Hacking mobile games

 

January 9, 2017

Mobile games like Pokémon Go have millions of users’ faces glued to smartphone screens, so it may be little surprise that the mobile game industry pulled in over $40 billion globally in 2016. Protecting these games against hackers has been challenging, and a recent study by a group of Carnegie Mellon researchers shows how much work needs to be done.

“We were able to attack 77 out of 100 games and believe at least five more are vulnerable,” says Yuan Tian, a CyLab researcher and Ph.D. student in Carnegie Mellon’s Department of Electrical and Computer Engineering (ECE). “This is worrisome because mobile games are increasingly including abilities to purchase in-game objects with real currency.”

Tian presented the study at last month’s ACM Computer Security Applications Conference in Los Angeles.

The team of researchers, mostly based at Carnegie Mellon University’s Silicon Valley campus, attempted to hack 100 of the most popular mobile games on Google Play: Angry Birds, Candy Crush Saga, and others. Less than a third of the games were secure enough to hold up to the team’s hacking attempts.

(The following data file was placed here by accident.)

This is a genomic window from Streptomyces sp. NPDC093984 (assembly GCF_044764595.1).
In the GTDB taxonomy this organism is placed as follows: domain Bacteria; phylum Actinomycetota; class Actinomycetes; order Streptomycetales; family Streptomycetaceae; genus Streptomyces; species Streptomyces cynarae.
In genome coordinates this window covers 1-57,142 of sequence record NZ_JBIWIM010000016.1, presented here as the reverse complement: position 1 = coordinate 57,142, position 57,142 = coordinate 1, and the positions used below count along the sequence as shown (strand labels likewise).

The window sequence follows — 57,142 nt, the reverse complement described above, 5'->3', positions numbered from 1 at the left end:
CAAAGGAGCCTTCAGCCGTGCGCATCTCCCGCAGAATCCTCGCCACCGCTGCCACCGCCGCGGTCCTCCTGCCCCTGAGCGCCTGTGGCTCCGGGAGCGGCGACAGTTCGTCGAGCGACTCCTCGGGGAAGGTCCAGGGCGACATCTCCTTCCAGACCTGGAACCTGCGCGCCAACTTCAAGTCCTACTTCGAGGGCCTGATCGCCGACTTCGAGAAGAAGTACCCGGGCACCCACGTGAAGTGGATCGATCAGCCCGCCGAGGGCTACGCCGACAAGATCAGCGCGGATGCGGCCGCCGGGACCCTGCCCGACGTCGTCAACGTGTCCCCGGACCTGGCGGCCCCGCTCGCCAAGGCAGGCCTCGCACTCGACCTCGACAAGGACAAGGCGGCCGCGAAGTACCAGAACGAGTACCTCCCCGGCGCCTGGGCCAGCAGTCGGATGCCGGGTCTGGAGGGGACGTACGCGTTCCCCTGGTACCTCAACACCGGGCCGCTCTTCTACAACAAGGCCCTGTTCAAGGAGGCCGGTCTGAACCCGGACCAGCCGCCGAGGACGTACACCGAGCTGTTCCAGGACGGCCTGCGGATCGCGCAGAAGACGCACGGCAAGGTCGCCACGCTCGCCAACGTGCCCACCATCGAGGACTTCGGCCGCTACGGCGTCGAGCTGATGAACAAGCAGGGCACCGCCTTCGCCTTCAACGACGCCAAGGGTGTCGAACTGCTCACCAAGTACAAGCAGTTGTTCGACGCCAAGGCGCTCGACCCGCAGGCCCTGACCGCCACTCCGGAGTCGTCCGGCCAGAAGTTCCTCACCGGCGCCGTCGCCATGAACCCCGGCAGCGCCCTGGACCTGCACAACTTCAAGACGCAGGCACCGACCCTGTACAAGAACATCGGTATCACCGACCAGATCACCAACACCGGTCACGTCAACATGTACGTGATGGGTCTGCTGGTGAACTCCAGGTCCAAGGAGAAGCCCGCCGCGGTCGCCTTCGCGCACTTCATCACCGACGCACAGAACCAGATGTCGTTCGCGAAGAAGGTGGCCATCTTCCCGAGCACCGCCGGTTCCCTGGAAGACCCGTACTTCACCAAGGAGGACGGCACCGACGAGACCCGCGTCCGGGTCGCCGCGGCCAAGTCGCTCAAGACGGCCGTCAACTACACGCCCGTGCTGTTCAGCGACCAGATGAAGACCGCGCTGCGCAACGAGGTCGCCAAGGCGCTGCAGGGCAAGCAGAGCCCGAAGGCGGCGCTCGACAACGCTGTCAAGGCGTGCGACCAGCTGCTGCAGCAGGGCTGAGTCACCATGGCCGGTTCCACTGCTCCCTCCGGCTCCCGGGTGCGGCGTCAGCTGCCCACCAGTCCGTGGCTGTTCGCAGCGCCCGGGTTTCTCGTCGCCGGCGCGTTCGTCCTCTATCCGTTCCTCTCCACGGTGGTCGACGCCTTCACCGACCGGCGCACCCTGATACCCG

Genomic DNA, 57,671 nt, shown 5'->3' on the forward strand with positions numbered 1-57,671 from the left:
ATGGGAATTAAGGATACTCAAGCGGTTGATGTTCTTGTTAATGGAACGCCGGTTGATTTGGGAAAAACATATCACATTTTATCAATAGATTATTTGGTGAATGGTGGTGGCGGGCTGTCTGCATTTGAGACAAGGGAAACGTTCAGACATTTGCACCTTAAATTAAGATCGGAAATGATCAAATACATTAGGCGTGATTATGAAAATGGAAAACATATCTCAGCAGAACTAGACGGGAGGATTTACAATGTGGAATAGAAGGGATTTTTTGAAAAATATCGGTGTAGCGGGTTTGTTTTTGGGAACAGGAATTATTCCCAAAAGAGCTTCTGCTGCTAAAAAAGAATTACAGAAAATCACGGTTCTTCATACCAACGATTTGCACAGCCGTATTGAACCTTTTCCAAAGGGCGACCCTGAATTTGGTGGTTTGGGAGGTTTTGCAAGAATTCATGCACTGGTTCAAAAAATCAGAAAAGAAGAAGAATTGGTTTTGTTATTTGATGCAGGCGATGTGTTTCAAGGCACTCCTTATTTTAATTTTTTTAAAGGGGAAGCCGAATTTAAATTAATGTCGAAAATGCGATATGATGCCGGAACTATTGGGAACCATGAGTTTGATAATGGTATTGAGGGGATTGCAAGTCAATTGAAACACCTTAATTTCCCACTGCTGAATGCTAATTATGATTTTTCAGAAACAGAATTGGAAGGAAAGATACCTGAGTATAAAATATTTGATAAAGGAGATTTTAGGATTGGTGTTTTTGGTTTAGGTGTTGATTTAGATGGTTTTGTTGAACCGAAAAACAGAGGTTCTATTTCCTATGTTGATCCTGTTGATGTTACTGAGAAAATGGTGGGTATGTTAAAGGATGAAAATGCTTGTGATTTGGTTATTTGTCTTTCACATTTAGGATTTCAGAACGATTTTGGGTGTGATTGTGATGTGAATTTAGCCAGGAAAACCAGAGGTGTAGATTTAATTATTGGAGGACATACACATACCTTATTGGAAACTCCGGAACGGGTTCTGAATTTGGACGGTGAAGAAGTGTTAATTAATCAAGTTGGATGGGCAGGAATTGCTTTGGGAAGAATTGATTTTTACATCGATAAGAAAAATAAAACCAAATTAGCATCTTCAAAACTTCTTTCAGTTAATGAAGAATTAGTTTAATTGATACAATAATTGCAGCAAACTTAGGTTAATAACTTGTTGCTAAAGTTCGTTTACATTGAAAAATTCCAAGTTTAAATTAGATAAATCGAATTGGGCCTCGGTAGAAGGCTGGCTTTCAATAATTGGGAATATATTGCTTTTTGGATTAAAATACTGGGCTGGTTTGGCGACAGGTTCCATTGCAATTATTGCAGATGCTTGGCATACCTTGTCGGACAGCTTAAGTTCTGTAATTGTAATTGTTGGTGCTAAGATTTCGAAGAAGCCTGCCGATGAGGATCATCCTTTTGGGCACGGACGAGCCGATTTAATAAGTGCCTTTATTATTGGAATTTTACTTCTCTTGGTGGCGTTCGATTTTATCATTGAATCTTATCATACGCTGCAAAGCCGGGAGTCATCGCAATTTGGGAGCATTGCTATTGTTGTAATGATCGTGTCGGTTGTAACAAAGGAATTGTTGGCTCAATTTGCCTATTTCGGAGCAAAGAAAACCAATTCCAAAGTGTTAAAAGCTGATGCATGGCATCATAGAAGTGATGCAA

“We were able to recover an encryption key from Angry Birds, which allowed us to modify all the stored information like scores and coins,” Tian says. “We were also able to hack the Dragon City game to get coins and weapons without purchasing them.”

The process of hacking into each game for the study, Tian explains, mimicked that of amateur and professional hackers. The team started with simple techniques like memory editors—tools that allow users to directly edit numeric values in a game’s memory such as number of lives, scores, or coins—and then transitioned to more advanced techniques, using various proxies to measure and analyze game traffic, decompile the gaming app, and analyze the protection logic.

The researchers notified each of the affected game developers of the vulnerabilities to help them increase security in the future.

“We hack because we care about security and we want to protect people from potential threats by identifying problems systematically,” Tian says. “Our hope is that we can educate developers to design and implement secure systems and users to avoid being attacked.”

Other authors on the study include recent ECE Ph.D. recipient Eric Chen, recent ECE master’s recipient Xiaojun Ma, ECE Ph.D. student Xiao Wang, ECE professor Patrick Tague, and Microsoft researcher Shuo Chen. 

 

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